“We hit it off instantly,” Barredo says of Benteifour. “He came to the house and immediately connected with the work. It’s almost as if we didn’t need to talk at all about what we needed to do. We both just knew. He’s done amazing work all over the world, but even he said that this was something he had never seen before. His choreography was very raw, very physical. The first time I sat through the rehearsals was very emotional. It brought tears to my eyes seeing the dancers and hearing the music that Malek Lopez had composed for the show. It might be cliché to say, but that was a dream come true.”
There were also words. The libretto was written in collaboration between Yvette Tan, an award-winning horror fictionist with international acclaim, and this writer, founding editor-in-chief of Esquire Philippines, who has worked with Barredo since the 1990s. The libretto was derived from elements from Barredo’s work and life, and from Benteifour’s choreography. It focuses on twin boys, artists, who journey from their mother’s womb to brave society’s scrutiny until they find who they are—as individuals and as a unit. It is every artist’s journey.
And then there was the music, composed by Lopez, a pioneer of live electronica and one of the most respected film composers in the country. Lopez performed the score live with this writer (on guitars); Caliph8, the country’s most eminent hip-hop producer; and emerging new talent Fred Sandoval. The music was both savage and eloquent, a mix of rhythms that made for an intentionally uncomfortable accompaniment to an intentionally uncomfortable dance.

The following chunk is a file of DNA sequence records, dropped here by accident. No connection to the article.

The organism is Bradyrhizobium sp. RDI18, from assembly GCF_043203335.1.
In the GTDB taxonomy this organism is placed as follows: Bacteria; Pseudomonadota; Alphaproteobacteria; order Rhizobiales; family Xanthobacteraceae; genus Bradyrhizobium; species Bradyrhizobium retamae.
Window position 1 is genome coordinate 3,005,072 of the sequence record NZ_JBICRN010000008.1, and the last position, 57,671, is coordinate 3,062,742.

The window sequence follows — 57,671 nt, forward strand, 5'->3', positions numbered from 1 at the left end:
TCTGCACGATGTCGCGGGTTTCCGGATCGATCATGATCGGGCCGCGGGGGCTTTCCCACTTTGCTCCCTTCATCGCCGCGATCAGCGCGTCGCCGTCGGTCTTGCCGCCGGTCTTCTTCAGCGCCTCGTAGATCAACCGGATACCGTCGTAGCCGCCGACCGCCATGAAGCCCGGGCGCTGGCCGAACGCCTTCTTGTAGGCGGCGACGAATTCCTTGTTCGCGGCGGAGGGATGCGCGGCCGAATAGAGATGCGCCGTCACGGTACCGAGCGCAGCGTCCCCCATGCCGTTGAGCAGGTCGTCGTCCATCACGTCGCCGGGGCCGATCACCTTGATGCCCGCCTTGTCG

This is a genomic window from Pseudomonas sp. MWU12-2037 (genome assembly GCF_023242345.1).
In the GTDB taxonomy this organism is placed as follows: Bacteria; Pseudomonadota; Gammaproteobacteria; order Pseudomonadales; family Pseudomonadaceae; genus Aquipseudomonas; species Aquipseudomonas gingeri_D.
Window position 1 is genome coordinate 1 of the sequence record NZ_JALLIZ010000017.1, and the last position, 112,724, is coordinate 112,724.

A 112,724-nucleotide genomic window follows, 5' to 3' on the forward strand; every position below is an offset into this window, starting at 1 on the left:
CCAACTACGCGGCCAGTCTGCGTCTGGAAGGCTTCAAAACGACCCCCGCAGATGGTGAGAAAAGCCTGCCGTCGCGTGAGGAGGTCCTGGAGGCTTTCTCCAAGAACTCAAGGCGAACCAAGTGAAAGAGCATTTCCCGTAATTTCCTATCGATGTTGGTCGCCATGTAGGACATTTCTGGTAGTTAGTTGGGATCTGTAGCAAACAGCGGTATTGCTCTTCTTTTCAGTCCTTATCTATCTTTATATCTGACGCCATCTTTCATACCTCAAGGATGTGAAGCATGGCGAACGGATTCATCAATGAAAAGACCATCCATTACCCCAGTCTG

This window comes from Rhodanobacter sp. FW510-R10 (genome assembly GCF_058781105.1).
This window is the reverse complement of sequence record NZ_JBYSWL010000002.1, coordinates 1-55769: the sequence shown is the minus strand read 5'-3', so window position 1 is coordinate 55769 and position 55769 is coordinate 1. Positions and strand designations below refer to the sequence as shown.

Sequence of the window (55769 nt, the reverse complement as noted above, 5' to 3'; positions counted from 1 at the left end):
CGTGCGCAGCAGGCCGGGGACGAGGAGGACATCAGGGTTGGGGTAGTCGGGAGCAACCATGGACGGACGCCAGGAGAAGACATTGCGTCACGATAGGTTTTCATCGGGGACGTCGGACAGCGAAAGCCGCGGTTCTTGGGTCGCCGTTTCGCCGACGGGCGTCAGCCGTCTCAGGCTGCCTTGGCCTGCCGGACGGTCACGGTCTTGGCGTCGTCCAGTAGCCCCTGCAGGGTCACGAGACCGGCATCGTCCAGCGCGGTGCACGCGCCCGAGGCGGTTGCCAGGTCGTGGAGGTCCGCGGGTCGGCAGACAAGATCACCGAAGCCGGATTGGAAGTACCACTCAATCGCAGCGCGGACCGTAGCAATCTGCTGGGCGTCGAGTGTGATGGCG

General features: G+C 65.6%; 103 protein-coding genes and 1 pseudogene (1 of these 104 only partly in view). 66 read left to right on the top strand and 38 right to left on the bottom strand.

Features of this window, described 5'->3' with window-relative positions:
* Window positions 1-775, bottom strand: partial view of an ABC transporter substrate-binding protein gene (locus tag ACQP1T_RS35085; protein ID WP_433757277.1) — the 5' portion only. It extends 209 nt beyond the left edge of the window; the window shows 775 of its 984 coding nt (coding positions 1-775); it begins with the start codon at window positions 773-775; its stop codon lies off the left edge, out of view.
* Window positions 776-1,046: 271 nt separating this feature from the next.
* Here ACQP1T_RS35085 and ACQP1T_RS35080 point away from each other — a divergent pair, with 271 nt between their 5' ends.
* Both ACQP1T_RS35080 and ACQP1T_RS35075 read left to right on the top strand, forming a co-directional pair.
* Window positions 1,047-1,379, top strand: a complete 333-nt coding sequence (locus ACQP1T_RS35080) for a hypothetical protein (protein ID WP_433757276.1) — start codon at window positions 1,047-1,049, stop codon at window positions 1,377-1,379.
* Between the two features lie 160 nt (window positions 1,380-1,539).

And lastly, there was video. Produced and directed by the filmmakers from the top advertising production house Pabrika—composed of directors Lyle Sacris, Carlo Directo, Joel Limchoc, and Stephen Ngo. The multimedia aspect lent an extra eeriness to the ballet, a subliminal unease. Video screens located on both sides of the stage showed the dancers in different phases of vulnerability. The blood and viscera implied onstage was made apparent onscreen, the flicker of pixels inviting the audience’s gaze to stray.
To watch Opera was to be assaulted on different levels, to willingly subject oneself to the discomfort of uncertainty, of growth, of the act of creation. The ballet—the first of its kind on Philippine shores—signalled that perhaps Manila is ready for a different kind of artistic endeavour, one that goes beyond gallery walls and into bodies, music, and experiences—a more complete understanding of the process, if you will, leading to a more intimate relationship with the final result.
Opera was very well-received, but Barredo was noticeably absent at curtain call. “The work was already there,” he explains. “There was no need for them to see me. I had lost so much weight by the time we opened the ballet that they would’ve hardly have had anything to look at anyway. But seriously, I really open myself up, cut myself open, and expose everything inside me whenever I do a show. It’s a self-inflicted operation, and by the end of it you have blood, guts, and shit on display. There is nothing else to show, there is really nothing else to see.”
Gabriel Barredo’s Opera may be uncomfortable, but isn’t that what art is meant to be?
Words by Erwin Romulo | Photography by Jay Yao